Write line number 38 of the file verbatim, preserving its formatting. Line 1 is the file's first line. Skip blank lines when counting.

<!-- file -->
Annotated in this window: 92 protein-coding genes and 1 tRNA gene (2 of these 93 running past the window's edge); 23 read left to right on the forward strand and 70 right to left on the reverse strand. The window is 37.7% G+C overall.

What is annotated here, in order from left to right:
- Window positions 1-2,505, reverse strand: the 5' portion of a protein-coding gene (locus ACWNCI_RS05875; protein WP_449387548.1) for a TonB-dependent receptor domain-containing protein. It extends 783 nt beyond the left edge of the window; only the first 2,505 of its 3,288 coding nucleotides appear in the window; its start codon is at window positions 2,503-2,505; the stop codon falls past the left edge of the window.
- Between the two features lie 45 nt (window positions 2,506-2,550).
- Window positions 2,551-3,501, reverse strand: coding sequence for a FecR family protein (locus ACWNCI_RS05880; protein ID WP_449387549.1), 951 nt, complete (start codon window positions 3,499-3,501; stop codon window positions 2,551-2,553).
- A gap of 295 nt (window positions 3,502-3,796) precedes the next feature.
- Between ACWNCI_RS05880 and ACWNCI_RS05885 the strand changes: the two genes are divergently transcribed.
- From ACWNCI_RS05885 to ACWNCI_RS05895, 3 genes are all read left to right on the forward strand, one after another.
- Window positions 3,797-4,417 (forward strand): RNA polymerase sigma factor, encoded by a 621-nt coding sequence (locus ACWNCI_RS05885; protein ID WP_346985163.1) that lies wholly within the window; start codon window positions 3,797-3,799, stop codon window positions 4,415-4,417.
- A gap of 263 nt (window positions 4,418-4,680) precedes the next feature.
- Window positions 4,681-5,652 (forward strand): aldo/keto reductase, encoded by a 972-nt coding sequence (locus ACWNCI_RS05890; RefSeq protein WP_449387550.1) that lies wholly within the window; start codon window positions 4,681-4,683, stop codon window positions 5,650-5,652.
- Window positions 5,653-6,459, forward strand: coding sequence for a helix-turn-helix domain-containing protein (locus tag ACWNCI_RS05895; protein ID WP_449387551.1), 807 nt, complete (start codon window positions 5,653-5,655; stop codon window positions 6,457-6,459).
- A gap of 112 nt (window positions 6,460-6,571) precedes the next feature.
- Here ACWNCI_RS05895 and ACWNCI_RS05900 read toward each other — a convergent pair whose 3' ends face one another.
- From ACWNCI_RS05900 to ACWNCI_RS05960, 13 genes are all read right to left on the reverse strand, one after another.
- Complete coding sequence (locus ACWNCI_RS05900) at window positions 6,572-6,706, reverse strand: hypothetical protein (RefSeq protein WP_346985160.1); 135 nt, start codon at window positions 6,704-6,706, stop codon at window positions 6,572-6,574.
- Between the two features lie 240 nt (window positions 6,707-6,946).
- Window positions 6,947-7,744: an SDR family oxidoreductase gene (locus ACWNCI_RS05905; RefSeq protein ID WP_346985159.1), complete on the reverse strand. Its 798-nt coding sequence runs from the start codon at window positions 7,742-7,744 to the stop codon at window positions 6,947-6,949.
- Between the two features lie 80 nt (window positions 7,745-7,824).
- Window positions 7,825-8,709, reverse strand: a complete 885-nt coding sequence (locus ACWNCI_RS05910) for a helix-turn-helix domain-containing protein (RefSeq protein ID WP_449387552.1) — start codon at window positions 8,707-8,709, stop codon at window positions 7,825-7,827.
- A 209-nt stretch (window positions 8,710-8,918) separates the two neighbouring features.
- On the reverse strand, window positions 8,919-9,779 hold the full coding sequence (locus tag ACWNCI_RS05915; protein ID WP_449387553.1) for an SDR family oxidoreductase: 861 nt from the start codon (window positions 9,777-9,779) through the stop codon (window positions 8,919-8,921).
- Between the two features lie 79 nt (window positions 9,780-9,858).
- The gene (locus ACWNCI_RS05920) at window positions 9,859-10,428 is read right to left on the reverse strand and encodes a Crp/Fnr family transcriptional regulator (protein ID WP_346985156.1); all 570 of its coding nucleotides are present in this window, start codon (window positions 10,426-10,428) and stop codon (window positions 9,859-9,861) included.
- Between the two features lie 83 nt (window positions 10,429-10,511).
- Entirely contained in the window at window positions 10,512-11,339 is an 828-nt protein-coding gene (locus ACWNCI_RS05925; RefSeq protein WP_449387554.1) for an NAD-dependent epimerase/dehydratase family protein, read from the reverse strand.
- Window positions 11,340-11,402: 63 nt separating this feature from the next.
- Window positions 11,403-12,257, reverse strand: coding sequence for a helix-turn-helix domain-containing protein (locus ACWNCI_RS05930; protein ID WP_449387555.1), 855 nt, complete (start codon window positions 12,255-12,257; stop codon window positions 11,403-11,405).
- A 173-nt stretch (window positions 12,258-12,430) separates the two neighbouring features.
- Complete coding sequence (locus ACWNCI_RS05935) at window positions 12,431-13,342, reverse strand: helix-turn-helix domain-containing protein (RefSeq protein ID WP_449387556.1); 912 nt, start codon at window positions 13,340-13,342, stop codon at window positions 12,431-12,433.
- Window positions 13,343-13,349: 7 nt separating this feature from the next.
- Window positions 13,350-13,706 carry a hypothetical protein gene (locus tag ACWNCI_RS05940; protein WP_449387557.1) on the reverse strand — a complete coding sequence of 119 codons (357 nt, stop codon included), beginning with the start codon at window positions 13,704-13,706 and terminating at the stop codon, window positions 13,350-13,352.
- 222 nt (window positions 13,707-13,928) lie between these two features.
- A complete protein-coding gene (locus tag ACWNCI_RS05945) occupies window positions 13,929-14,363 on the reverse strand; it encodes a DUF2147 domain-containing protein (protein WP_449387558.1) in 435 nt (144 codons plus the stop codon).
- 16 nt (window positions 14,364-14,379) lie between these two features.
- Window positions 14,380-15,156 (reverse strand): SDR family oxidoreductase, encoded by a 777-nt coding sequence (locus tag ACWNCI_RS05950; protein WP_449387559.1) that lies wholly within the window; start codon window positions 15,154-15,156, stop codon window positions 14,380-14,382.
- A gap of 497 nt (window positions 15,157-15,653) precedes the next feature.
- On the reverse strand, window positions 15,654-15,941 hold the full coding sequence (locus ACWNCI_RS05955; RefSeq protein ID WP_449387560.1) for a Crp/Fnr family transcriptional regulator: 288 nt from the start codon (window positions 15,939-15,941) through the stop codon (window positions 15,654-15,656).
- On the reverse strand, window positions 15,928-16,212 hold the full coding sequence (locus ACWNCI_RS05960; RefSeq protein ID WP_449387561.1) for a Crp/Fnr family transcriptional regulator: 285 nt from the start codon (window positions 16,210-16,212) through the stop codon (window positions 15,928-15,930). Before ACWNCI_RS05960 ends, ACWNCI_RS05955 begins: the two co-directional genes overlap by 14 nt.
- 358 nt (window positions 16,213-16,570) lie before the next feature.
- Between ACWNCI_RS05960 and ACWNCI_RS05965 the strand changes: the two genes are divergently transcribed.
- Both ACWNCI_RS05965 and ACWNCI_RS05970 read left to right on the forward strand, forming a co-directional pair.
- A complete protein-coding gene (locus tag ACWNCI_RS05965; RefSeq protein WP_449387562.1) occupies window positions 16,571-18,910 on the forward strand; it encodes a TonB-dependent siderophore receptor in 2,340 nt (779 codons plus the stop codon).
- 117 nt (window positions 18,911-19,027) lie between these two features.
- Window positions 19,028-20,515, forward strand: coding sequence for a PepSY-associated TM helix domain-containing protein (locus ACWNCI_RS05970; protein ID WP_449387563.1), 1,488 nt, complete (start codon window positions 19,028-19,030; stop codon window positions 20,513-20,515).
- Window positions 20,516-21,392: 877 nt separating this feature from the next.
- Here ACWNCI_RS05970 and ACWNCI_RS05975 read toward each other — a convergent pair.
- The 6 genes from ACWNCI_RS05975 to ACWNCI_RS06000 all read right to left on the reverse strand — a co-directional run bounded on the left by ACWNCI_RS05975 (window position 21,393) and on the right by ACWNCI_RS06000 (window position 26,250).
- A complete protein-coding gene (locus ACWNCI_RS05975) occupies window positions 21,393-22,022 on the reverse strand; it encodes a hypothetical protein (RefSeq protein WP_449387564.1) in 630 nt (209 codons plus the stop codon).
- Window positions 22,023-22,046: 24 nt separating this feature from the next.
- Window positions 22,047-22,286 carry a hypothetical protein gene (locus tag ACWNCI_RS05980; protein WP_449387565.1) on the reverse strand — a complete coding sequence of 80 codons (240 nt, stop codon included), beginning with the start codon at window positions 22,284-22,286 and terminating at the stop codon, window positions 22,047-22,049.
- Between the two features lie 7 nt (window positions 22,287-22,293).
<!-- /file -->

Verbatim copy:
- On the reverse strand, window positions 15,654-15,941 hold the full coding sequence (locus ACWNCI_RS05955; RefSeq protein ID WP_449387560.1) for a Crp/Fnr family transcriptional regulator: 288 nt from the start codon (window positions 15,939-15,941) through the stop codon (window positions 15,654-15,656).